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THE latest Budget and Comprehensive Spending Review from the Chancellor provided a boost to certain parts of the economy. If you are a big polluter or fossil fuel producer, or a bank executive or shareholder, or an arms manufacturer — then this was a good spending round for you.
But for ordinary people the picture is once again very different. You are getting clobbered by a Tory Chancellor and a Tory Prime Minister who is only anxious to get the PR right and can definitely rely on the media on Budget day to deliver.
If this is reminiscent of Osborne and Cameron, or Hammond and May, it should be. They all belong in the rogues’ gallery of “reverse Robin Hoods.” They have all hammered ordinary working people with tax hikes and pay freezes while providing handouts and tax breaks for the rich, big business and the banks. This Budget was precisely in that mould.
Thankfully, we can rely on some objective analysis on the Budget from think tanks such as the Institute for Fiscal Studies (IFS), the Resolution Foundation and others.
They are very far from being left of centre. The Resolution Foundation is chaired by Tory Lord Willetts and the IFS probably would not object to being described as fiscal hawks.
In any event, they do provide detailed and non-partisan analysis of tax and spend policies — and their verdict is clear. They have simply made explicit what is contained in the projections of the Office for Budget responsibility (OBR) and the Treasury’s own documentation.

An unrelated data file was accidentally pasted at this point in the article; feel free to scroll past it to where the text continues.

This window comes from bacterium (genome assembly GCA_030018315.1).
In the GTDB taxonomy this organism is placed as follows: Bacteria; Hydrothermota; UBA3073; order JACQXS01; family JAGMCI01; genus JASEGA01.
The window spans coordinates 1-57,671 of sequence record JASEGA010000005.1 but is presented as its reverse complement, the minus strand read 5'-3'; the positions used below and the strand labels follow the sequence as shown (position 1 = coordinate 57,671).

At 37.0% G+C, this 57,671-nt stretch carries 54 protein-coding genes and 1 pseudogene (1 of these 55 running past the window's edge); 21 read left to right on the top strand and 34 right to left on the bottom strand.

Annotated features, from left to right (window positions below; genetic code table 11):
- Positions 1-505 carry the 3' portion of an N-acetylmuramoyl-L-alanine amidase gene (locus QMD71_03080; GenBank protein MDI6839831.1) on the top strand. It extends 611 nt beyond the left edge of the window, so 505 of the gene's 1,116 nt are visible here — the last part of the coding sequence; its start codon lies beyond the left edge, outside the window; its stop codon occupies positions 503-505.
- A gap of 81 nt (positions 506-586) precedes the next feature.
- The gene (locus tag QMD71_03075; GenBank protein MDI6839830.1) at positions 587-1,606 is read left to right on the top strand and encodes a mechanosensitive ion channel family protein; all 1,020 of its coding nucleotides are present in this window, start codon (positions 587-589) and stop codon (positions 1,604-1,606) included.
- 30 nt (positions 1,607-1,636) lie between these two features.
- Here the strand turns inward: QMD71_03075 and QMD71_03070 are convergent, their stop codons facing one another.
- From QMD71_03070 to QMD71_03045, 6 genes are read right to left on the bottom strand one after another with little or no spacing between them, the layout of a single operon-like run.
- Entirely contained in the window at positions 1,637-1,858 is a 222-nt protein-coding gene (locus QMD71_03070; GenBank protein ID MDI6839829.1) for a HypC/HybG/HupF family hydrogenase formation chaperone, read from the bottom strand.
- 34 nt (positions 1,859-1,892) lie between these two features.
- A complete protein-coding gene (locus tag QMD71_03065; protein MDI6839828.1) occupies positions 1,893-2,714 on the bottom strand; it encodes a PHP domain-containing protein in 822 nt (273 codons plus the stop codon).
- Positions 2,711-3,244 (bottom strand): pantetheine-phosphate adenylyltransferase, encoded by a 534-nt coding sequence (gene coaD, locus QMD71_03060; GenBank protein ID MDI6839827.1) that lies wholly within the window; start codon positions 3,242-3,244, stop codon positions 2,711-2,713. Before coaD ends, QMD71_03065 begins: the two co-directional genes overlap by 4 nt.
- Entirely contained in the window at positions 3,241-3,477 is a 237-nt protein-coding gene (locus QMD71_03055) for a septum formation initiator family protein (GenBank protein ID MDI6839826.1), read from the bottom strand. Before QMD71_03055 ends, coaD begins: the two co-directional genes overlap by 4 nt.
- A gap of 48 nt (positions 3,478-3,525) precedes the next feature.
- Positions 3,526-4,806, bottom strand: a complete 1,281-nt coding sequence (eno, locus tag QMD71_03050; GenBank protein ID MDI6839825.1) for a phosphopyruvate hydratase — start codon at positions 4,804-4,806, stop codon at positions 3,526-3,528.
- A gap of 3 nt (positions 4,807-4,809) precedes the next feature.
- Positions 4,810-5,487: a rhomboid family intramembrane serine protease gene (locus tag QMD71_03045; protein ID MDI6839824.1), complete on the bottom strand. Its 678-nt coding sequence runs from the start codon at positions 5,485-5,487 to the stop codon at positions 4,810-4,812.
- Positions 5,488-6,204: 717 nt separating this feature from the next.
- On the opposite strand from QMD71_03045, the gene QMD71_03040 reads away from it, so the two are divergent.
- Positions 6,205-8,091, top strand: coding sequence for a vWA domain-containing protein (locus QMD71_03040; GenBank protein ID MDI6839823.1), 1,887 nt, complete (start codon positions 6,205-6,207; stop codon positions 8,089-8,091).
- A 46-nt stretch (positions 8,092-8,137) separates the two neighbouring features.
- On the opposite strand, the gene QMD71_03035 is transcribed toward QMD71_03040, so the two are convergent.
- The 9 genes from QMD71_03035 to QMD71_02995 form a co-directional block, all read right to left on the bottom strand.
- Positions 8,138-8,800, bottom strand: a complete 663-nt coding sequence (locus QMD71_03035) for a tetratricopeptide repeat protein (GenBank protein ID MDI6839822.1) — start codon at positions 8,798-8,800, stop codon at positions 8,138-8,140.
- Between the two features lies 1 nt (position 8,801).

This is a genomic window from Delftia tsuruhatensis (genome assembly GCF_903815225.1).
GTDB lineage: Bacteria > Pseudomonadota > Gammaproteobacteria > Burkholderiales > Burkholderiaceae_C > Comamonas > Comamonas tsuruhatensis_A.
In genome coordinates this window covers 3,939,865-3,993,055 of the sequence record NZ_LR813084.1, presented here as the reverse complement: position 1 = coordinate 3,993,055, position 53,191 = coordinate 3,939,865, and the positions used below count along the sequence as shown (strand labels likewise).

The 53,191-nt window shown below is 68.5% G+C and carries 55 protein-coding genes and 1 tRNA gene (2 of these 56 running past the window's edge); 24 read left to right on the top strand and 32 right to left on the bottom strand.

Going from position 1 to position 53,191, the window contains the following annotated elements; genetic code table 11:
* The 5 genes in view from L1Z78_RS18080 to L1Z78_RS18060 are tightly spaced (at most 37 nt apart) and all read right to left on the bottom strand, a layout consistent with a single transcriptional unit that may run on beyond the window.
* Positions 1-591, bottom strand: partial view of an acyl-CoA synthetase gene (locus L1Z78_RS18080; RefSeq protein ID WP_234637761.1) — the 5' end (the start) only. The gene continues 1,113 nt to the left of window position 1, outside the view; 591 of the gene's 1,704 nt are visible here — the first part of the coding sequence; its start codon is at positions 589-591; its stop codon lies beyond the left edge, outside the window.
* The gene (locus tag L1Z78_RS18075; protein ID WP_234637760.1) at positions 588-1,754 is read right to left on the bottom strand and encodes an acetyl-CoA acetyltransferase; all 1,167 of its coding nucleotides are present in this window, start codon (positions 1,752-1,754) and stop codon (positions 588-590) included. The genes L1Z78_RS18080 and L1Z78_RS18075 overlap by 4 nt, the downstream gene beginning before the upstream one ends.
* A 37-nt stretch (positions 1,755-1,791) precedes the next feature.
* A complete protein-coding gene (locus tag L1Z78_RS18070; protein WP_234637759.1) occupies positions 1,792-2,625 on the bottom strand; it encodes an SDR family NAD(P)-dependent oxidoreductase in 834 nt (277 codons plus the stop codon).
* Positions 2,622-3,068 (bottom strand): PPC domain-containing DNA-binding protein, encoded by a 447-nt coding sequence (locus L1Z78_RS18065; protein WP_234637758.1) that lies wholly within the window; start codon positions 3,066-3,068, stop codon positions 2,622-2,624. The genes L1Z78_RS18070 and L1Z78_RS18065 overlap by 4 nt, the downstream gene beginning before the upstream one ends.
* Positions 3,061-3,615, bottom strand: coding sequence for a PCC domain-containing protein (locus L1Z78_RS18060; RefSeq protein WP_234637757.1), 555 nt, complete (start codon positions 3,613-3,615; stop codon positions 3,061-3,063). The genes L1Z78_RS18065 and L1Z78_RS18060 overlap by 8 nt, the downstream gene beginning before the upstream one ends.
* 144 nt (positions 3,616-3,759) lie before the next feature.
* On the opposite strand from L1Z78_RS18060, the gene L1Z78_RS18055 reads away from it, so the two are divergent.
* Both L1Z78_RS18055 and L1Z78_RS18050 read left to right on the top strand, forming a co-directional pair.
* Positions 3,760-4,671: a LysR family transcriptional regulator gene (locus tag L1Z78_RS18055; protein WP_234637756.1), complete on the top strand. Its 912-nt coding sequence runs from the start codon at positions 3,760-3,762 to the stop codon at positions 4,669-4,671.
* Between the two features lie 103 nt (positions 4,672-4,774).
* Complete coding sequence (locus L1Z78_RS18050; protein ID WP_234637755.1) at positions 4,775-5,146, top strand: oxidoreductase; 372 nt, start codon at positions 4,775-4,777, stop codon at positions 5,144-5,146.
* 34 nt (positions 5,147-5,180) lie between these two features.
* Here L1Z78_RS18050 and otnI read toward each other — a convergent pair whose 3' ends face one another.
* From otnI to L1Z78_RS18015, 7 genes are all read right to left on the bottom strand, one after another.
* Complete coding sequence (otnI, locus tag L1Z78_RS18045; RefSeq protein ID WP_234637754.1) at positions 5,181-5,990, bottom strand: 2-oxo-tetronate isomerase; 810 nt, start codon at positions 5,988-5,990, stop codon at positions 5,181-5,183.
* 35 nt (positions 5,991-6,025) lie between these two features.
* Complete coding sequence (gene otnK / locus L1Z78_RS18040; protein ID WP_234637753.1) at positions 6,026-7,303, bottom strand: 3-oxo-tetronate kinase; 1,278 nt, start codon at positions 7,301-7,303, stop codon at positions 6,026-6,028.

The key points include:
• falling real wages next year and no increase over the following two years
• a higher tax burden on ordinary people, up to £3,000 a year more for average households by 2027
• one of the biggest “savings” is from the government abandoning its manifesto pledge to keep the triple-lock on the state pension
• the “big increase in department spending” is primarily driven by the increase in financing for social care
• which is funded by a whopping increase in National Insurance Contributions (the most regressive tax on the books, clobbering the lowest paid while the highest paid are shielded)
• much of the remainder in spending is a sticking plaster for the NHS, which is under severe threat from the government’s Covid policy
• and just to make sure we understand their priorities clearly: a cut in taxes on the banks (the surcharge and the bank levy) which benefits shareholders and bank executives
This has nothing to do with “build back better,” “levelling up,” or all the other false claims made for current Tory economic policy. It is old-fashioned, dishonest austerity policy to take from ordinary people, people on middle incomes or below and to provide tax giveaways to big businesses, banks and the rich. Austerity has not been halted. It is being deepened.
One the eve of Cop26, the Budget also completely disregarded the climate emergency, which was not mentioned in the Budget speech and had pitifully low resources devoted to it. Cuts to air passenger duty for short haul flights and for fuel duty are a kick in the teeth for the entire environmental movement.